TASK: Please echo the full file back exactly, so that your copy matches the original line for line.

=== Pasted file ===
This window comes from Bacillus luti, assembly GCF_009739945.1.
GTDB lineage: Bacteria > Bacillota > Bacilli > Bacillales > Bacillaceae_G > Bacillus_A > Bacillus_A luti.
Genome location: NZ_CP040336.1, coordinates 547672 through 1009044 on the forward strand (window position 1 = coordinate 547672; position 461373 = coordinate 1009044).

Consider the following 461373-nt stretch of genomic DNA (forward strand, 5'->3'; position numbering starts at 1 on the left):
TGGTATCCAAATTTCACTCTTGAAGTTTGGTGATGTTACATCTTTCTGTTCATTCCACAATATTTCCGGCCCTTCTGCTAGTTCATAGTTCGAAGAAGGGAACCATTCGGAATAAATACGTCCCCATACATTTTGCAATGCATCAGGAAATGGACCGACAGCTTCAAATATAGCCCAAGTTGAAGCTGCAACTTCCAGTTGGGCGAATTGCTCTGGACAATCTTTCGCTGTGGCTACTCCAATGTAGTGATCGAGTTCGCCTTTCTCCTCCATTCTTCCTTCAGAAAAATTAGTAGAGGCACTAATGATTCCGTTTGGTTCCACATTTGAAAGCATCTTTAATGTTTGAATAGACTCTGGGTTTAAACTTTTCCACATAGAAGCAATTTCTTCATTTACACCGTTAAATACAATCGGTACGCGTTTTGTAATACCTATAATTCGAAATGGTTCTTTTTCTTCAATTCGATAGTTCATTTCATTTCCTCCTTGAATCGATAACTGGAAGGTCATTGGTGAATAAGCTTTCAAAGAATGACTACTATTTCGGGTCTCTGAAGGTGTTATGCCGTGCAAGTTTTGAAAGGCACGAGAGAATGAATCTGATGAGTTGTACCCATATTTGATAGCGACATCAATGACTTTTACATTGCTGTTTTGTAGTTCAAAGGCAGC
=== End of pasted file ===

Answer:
This window comes from Bacillus luti, assembly GCF_009739945.1.
GTDB lineage: Bacteria > Bacillota > Bacilli > Bacillales > Bacillaceae_G > Bacillus_A > Bacillus_A luti.
Genome location: NZ_CP040336.1, coordinates 547672 through 1009044 on the forward strand (window position 1 = coordinate 547672; position 461373 = coordinate 1009044).

Consider the following 461373-nt stretch of genomic DNA (forward strand, 5'->3'; position numbering starts at 1 on the left):
TGGTATCCAAATTTCACTCTTGAAGTTTGGTGATGTTACATCTTTCTGTTCATTCCACAATATTTCCGGCCCTTCTGCTAGTTCATAGTTCGAAGAAGGGAACCATTCGGAATAAATACGTCCCCATACATTTTGCAATGCATCAGGAAATGGACCGACAGCTTCAAATATAGCCCAAGTTGAAGCTGCAACTTCCAGTTGGGCGAATTGCTCTGGACAATCTTTCGCTGTGGCTACTCCAATGTAGTGATCGAGTTCGCCTTTCTCCTCCATTCTTCCTTCAGAAAAATTAGTAGAGGCACTAATGATTCCGTTTGGTTCCACATTTGAAAGCATCTTTAATGTTTGAATAGACTCTGGGTTTAAACTTTTCCACATAGAAGCAATTTCTTCATTTACACCGTTAAATACAATCGGTACGCGTTTTGTAATACCTATAATTCGAAATGGTTCTTTTTCTTCAATTCGATAGTTCATTTCATTTCCTCCTTGAATCGATAACTGGAAGGTCATTGGTGAATAAGCTTTCAAAGAATGACTACTATTTCGGGTCTCTGAAGGTGTTATGCCGTGCAAGTTTTGAAAGGCACGAGAGAATGAATCTGATGAGTTGTACCCATATTTGATAGCGACATCAATGACTTTTACATTGCTGTTTTGTAGTTCAAAGGCAGC